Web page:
Monday, January 21, 2008

The Timeline Phenomenon

I’ve always mocked – internally, if not otherwise – those women who list off the ages at which they PLAN to meet someone, be married and have kids. Ever since the first time I heard a friend, acquaintance or crazed ‘Bachelor’ contestant, talk about timelines, I’ve been resistant to the idea. But recently I’ve been faced with a different phenomenon: reality.

One of my best friends may or may not need to get out of her two year marriage. Beyond the immediate pain and gravity of a decision like this, she is faced with the reality of the timeline phenomenon. Yes, it seems like you are devaluing yourself as a human being, to base your life decisions on your exponentially depleting youth, and for how long you will be able to have children. Although I certainly do not support basing your life on an idea that seems reminiscent of the 1950’s, I’m suddenly realizing that this timeline hoopla isn’t much of a phenomenon at all.

As I listen to my friend struggle with the biggest decision of her 28 years, I hear her state that she loves her husband, that all relationships are hard and that getting out feels like giving up – yet these are not deciding factors, but simply bullet points on an incredibly intense pro/con list. The other side includes things like an already sexless marriage, and a partner who seems paralyzed by her success and vivacity.

We have no time machine, no way to see the future, and while choosing a life partner is the biggest decision of your life, leaving one isn’t far behind. What if, after five years of dating and two years of marriage, it turns out that he is incapable of being the loving, tender and supportive man that she previously thought? Is she wasting her “good years” (ack, I know…that phrase is blasphemy) on a relationship that may lead her ten years down the road, where wrinkles will be more than a premature obsession, and her romantic options will certainly be fewer? Does she stay, and try to work it out because we’ve always said marriage is something we only planned to do once, no matter what. Or, does she join the growing population of divorcees, before her time to be young, hot and marketable is over.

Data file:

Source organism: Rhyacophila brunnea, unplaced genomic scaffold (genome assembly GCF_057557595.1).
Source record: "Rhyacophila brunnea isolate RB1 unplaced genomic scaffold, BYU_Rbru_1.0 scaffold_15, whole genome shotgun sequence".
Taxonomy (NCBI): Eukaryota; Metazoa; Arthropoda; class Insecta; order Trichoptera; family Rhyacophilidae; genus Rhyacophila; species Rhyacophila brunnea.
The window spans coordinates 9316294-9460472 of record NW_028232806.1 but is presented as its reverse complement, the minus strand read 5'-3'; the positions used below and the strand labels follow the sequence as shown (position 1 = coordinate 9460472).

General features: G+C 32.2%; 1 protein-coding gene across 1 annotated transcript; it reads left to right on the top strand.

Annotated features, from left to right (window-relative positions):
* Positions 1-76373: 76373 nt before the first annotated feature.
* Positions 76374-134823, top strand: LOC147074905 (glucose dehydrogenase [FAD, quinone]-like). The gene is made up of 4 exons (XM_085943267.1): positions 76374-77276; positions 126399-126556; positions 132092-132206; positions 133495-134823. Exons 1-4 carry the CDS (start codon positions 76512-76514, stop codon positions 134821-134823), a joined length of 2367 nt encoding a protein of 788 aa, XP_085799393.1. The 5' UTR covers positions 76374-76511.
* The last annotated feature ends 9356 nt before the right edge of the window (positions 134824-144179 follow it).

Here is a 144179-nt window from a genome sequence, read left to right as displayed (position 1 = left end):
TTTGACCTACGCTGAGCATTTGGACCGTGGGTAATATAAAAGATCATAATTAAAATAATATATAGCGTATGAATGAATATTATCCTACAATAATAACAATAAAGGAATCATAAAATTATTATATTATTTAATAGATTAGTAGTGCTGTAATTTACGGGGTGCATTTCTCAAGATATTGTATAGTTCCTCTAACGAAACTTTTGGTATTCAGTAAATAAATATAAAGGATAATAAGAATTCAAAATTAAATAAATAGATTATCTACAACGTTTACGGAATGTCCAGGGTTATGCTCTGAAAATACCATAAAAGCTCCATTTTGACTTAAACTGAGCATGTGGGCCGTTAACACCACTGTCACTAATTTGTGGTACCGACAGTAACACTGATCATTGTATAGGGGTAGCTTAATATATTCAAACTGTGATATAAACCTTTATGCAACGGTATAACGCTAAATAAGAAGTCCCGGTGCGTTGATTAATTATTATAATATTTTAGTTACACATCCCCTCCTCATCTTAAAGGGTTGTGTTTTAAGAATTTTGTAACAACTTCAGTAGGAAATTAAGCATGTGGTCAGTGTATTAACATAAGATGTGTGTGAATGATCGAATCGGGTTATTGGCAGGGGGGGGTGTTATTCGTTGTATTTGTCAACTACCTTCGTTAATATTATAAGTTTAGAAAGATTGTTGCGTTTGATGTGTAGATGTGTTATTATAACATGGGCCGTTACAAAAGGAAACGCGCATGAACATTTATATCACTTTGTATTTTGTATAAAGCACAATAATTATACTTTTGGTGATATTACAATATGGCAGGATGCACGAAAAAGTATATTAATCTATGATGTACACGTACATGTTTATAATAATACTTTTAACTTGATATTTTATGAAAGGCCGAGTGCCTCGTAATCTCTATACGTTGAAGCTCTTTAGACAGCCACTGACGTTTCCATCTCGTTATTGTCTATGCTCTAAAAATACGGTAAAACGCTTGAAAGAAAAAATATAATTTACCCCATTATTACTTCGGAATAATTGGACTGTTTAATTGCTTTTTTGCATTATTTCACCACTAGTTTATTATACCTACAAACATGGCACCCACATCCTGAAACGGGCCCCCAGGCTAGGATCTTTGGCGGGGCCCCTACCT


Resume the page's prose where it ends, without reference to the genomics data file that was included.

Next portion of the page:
It sounds sick, but there is a certain inevitability associated with this situation. I’ve always fought tooth and nail against those who wonder why I haven’t yet settled down, found a “good man” and gotten married. Aside from the obvious reasons (like the fact that I’ve never meet someone worth marrying), I have no intention of settling. A lifetime can be a very long time – I’m pretty determined to find someone whose company I sincerely enjoy. However, in ten years, I won’t be so cute, little, tight, etc. While I hope these youthful traits will be replaced with wisdom, humor and life experience, it would be naïve to assume that anyone worth having will be able to see straight to my soul.

The truth is that youth and beauty are overvalued in our society and your market value does, in fact, decrease over time.

I want to believe that safe in my mid-thirties, I will look back on my twenties as a time when I found myself, figured out my career, met a man and began to settle down. However, as my twenties move from a seemingly infinite saga to a chapter of my past, the timeline phenomenon moves off the shelf of pre-feminist ideas and into the overflowing bucket of scary realities.


Anonymous said...

I do love the vivacity and success comment:) thank you

Anonymous said...

Personally, I'm waiting until my mid 40s to look back and see that I've figured out my career, met a man and settled down. Why start so soon?

Anonymous said...

Im right there with you!